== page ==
FFT is a weekly meme hosted by Todd Mason at his blog, Sweet Freedom. So don't forget to head on over to link central and see what films, television or other audio/visuals, other bloggers are talking about today. We're an eclectic bunch.
When you think of legendary director Howard Hawks, the first film that doesn't pop to mind is LAND OF THE PHARAOHS, a sun, sand and slaves pot-boiler written by (yes, it's true) William Faulkner (and two other lesser known writers). The film has a heart-pounding (and strangely catchy) musical score by the one and only Dimitri Tiomkin to recommend it as well. It was shot in Egypt and in a Rome studio, and had a cast of thousands, literally. This was back in the good old days of spectacular epics ala BEN-HUR, THE TEN COMMANDMENTS and whatnot - when this sort of thing was feasible.
Three creative giants + ancient Egypt = one mighty fine B-movie mash-up in startling Technicolor.
Can anyone take Joan Collins seriously as Princess Nelifer, captured desert royalty dropped at Pharaoh's feet and almost immediately doing her undulating best to win him over to her bed and his board? Not really. But what the heck, it's so much fun to watch her work her slinky wiles around the palace - a heavy breathing femme fatale with murderous inclinations and a mummified heart. Not to mention, a great deal of body make-up.
It's that little jewel in her belly-button that does it. How can Khufu resist?
The hapless Pharaoh Khufu (or Cheops) is played by British stalwart, Jack Hawkins, a fine actor here called upon to play second-banana to a naughty chit of a girl out to rule Egypt by hook or by crook. He mostly holds his own and one wonders what was going through his mind in some of the scenes where he must fall victim to the evil machinations of a teenage temptress in skimpy attire and a piquant pout.
The Pharoah, you see, is mostly concerned with the trappings of his after-life though attention to his rampaging libido might have served him to better purpose. Yes, he falls for the vampish allure of the bad tempered little princess. No big surprise there.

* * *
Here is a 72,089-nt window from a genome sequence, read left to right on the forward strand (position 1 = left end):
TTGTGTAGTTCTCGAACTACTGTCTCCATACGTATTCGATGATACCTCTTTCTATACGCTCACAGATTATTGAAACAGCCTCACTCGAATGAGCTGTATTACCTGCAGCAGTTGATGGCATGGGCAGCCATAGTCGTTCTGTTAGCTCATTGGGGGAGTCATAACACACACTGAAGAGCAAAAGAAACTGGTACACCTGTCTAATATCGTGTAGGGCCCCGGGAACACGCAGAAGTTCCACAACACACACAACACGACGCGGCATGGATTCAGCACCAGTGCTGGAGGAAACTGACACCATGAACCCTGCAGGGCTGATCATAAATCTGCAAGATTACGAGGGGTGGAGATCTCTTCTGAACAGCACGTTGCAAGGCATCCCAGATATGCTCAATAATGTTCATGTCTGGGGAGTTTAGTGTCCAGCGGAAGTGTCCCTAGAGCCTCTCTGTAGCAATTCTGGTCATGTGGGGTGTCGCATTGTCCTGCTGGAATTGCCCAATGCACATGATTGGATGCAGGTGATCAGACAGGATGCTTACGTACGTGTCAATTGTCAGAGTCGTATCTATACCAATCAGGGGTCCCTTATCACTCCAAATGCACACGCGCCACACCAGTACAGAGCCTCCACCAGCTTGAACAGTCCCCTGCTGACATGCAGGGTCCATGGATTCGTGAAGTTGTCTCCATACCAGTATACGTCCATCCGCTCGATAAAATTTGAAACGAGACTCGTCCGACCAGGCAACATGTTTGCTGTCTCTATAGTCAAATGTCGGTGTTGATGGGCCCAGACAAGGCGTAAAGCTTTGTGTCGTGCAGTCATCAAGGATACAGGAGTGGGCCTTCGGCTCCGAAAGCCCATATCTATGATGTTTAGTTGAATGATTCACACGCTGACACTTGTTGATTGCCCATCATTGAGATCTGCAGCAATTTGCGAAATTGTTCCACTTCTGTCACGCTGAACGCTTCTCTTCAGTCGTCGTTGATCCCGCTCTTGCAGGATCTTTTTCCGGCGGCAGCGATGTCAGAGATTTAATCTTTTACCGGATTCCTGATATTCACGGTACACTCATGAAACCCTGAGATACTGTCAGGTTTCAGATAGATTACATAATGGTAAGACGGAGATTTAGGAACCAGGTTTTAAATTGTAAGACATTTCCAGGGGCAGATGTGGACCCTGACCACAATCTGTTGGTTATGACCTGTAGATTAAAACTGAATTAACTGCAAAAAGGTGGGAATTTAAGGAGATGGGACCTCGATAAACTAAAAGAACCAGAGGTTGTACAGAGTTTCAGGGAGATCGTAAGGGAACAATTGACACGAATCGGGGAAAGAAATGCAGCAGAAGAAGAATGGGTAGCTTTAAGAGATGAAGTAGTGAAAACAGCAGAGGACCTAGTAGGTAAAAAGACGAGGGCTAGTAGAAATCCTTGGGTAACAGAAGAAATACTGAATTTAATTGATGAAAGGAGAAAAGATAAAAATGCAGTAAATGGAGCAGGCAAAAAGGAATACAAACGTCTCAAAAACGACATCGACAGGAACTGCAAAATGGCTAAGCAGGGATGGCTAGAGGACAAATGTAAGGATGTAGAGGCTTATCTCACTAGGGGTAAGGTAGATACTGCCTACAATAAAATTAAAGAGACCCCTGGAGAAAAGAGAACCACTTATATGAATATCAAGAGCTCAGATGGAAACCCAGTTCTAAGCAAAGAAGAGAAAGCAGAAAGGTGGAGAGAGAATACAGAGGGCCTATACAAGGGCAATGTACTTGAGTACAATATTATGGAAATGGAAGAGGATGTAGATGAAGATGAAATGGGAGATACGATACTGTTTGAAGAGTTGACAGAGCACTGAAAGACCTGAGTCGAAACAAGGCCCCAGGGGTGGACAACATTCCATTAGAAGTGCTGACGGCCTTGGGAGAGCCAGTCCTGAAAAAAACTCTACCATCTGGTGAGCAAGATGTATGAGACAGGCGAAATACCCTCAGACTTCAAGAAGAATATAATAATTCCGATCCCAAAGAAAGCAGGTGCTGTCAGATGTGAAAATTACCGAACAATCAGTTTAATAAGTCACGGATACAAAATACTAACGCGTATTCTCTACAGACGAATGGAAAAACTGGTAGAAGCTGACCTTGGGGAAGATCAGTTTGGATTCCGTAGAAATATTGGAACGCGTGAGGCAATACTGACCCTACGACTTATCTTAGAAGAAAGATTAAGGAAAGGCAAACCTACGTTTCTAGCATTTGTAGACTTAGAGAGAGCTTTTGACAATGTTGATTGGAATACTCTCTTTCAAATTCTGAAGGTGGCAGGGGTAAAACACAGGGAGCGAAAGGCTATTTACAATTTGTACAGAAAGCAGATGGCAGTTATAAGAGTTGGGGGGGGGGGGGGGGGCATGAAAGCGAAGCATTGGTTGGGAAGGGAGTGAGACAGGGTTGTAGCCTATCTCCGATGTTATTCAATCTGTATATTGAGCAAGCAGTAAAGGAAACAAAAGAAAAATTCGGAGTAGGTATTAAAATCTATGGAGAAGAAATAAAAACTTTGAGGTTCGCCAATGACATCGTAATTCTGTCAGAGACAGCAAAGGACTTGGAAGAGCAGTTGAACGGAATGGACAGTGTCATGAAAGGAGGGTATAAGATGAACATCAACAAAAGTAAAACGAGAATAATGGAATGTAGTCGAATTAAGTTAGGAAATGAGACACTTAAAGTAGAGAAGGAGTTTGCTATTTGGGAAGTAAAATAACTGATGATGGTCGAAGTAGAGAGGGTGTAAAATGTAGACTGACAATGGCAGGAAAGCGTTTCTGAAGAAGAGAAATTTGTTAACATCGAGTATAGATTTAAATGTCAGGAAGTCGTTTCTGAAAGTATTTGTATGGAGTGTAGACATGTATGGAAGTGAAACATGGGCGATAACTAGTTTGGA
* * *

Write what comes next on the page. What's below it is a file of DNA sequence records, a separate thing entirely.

The randy Pharaoh can't believe his good fortune.
He makes her his number two wife. But unbeknownst to Pharaoh, she is determined to be number one. Really, you'd think the guy would catch on, I mean he's a grown man, a warrior, a feared and beloved leader of a nation, an Egyptian god, for goodness' sake - presumably he has been around the block a few times. But no, he is putty in Princess Nelifer's capable hands. Men. Sometimes you just have to shake your head.
The soap opera doings of the Pharaoh and his bride are played out against the work of building the great pyramid of Egypt. The tomb of this particular man/god consumes Khufu night and day (when he's not being consumed by....well, you know) and to that end he is fortunate enough to have, among his captured slaves, Vashtar, an architect (played by the always imposing James Robertson Justice).
If you make my tomb safe from looters, you'll die anyway, but your family won't.
Vashtar is put to work designing some sort of fail-proof mechanism that will prevent looters from ever entering the final resting place of Khufu. His son Senta (Dewey Martin) is there to help as well. Vashtar must take an oath not to reveal the secret of the tomb to anyone and upon the death of the Pharoah and his placement in the tomb, Vashtar's son and family will go free. (If I'm remembering correctly. It's been a while since I saw the movie.) But Vashtar must die so that the secret stays safe for eternity. Sounds like a plan.
Of course, the best-laid plans of mice and men, you know how that goes.
In the meantime, while thousands of slaves toil in the hot desert sun, Princess Nelifer is up to no good behind gilded palace walls. In her plot, she engages the smoldering attentions of a weak-willed palace guard (Sidney Chaplin - son of Charles).
Ah well, nothing lasts forever.
It's all very opera-worthy and Dimitri Tiomkin makes extra sure to musically define all the heavy-breathing and chicanery. The only thing missing is the singing. No wait, we get a singing chorus made up of crowds of Egyptian subjects who gather to hail the Pharaoh alive or dead. I still remember the tune. I did say some of the music was catchy.
Now we come to the truly spectacular ending when all of Nelifer's evil machinations have come to fruition. All I'll say is that the Pharaoh's intelligent (and too old to be affected by female pulchritude) High Priest and life-long friend, Hamar (Alex Minotis) has distrusted Nelifer from the beginning and here in the end, he takes his and Egypt's revenge on the sultry strumpet. She gets her just desserts in a truly horrific way. (And no blood-letting.)
Oh, and the minister allows the architect (now old and blind) and his family their freedom, since he reasons, rightly, that once the mechanism goes into play in the pyramid, it doesn't matter who knows what. It will be impregnable.
The real pyramid. Source.
A mighty fine B-movie epic and I'm told that the color of the current dvd is brilliant - always a good thing. It's on my queue as we speak.
Link to the movie's trailer which shows very dark. I hope the dvd doesn't follow suit.